Monday, March 5, 2012

Tradition vs. Modernity – Bollywood

About six or seven years ago, when I lived in Canada, if I spoke about Indian movies to my Canadian friends, they would automatically assume that all Indians wore traditional clothing all the time, or that the people would ride on elephants or run through fields or even live in villages. Although these are stereotypes, Bollywood classics did portray these kinds of images in their movies, that is, before the age of modernization.

Sociology has taught me a lot about the functions of societies, and has also made me more analytical of why and how societies function the way they do.

When I used to watch Indian movies before, I would appreciate the themes of tradition and family values. Although Indian movies have always been “Masala” movies – containing a variety of genres in order to appeal to a broader audience – they would address domestic problems such as arranged marriages, the role of women in their households and issues of status and caste.

At the present though, Bollywood has been pumping out movies with lots of special effects, hyperbolic plots, modernized views of Indian women, and has lost some of its traditional taste. I understand that the Indian movie industry has to keep up its pace with Hollywood and the ever-increasing rate of improvements in technology, but in terms of audiences these industries differ significantly.

While people of all ethnicities, religions, and ages watch Hollywood movies; it’s largely Indians who make up the audience of Bollywood movies. Another thing that differs vastly between Hollywood and Bollywood is the average length of movies. Hollywood’s movies are about an hour and a half, or two at the most, but Bollywood’s movies can last for three hours or more.

Why? The number of songs and dance sequences that are incorporated into Indian movies take up a large amount of time. This creates a distinction between Hollywood and Bollywood.

Modern day Indian movies still do incorporate songs and dances, but they are meant to help narrate the plot of the movie. Nowadays the plot of Indian movies seems to involve a lot of foreign back-up dancers and settings in cities like New York or London. The Indian actresses who are cast in these movies are light-skinned, super-skinny and really don’t represent the majority of Indian women. The same can be said about Indian actors – buff, light-skinned and usually portray men of the upper class.

Along with an evolution to plot, types of songs – which have now started to include lyrics in English – and physical appearance of actors, even the type of clothes that are worn in Indian movies today differ significantly than the traditional garb worn before. Before, saris – a type of traditional Indian garb for women – would be worn fairly modestly; today saris are being designed in a very “modern” way. But to maintain some dignity to the Indian culture, the elders of a household, mothers and grandmothers, are generally wearing saris in a respectable fashion. This also highlights the differences between generations.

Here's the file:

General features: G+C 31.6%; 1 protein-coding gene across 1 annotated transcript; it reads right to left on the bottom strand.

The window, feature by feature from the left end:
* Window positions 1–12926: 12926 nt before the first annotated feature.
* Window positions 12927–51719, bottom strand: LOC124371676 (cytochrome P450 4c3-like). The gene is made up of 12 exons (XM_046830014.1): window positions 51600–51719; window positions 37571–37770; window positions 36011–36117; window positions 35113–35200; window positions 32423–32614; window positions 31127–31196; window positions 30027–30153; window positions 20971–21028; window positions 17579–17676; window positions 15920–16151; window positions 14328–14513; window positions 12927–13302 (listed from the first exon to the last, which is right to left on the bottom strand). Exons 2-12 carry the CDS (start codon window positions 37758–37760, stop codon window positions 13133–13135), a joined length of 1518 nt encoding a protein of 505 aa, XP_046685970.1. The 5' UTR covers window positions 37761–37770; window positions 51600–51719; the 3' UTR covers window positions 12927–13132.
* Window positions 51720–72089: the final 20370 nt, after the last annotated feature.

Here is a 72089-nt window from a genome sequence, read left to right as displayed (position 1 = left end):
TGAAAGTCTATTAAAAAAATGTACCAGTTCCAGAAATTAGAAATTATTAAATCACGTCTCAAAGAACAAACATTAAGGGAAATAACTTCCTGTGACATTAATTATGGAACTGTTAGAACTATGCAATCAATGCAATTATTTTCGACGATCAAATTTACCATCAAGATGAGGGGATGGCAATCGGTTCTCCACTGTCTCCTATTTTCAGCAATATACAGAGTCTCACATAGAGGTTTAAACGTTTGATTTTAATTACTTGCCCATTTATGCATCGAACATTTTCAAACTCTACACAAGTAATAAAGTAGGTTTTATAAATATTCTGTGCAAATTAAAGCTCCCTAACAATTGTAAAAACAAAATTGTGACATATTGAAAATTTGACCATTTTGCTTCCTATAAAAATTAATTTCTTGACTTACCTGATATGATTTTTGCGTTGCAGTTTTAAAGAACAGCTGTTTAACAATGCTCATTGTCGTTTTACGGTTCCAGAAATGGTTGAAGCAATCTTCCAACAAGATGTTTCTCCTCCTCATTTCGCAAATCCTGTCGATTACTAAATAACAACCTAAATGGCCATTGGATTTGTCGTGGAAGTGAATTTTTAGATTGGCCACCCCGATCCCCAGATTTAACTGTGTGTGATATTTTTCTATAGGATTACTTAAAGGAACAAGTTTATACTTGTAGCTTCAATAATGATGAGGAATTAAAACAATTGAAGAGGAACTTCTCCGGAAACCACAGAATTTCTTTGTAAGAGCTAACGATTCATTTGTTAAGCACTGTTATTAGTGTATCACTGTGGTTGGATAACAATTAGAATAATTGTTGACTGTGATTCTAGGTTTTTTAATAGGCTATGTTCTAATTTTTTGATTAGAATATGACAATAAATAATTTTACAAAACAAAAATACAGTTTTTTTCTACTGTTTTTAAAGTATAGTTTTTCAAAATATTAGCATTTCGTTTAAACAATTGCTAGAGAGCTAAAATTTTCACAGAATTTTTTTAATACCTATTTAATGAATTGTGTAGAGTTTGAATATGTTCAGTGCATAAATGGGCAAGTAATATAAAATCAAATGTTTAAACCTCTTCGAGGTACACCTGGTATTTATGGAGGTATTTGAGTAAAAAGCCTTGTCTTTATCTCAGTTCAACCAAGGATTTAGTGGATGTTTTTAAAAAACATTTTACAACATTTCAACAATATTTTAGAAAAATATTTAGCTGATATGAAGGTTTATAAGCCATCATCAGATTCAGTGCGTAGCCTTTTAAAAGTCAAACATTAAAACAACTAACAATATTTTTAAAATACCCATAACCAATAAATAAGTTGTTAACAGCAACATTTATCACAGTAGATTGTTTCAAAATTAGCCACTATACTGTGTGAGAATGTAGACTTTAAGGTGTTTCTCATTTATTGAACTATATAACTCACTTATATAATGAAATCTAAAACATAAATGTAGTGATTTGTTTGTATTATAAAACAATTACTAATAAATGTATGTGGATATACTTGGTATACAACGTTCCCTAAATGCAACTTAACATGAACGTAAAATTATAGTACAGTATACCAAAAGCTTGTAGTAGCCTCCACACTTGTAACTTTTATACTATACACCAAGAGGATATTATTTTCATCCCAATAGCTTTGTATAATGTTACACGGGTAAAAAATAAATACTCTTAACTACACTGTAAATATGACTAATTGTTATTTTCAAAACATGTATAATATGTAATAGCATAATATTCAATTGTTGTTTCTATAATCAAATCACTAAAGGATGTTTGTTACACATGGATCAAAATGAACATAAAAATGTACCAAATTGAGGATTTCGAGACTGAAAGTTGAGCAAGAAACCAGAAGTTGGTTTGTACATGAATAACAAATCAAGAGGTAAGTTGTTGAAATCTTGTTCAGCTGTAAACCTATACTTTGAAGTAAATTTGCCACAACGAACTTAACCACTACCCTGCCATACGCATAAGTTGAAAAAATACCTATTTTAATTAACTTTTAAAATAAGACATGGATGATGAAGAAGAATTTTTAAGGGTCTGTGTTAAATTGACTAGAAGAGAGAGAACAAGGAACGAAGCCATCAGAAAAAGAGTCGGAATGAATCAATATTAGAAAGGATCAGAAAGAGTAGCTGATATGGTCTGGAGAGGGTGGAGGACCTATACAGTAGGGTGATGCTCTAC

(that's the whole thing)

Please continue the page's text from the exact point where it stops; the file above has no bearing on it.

An example of a fairly recent Indian movie that I’ve watched with a totally modernized and untraditional plot is Dostana, which means friendship. The storyline focuses on how two Indian men attempt to rent an apartment, but have to share it with an Indian woman, and in order to move in with her they have to pretend to be gay. Eventually both the men fall in love with this woman. The entire movie is shot in Miami, Florida and has the running time of 146 minutes. One of the songs in the movie is called “Desi Girl”; the word “Desi” means the dispersion of Indians in different countries, or away from their homeland. Although this song shows preference to the fact that the woman is Indian, it highlights that she is Desi. She is quite westernized in the way she dresses and thinks. This might be a subtle message encouraging Indian women to move abroad.

Is Bollywood becoming too westernized and degenerating the moral values of the Indian culture? Well, I’ve stopped watching Indian movies mainly because I see a lot of Hollywood mirrored in Bollywood. I used to watch Indian movies because of the unique plots and because of the originality of the stories.

However this is my personal opinion.

Bollywood does seem to be doing well for itself in India, with millions of viewers watching movies everyday. Then again, it could just be people wanting some air conditioning for three hours.

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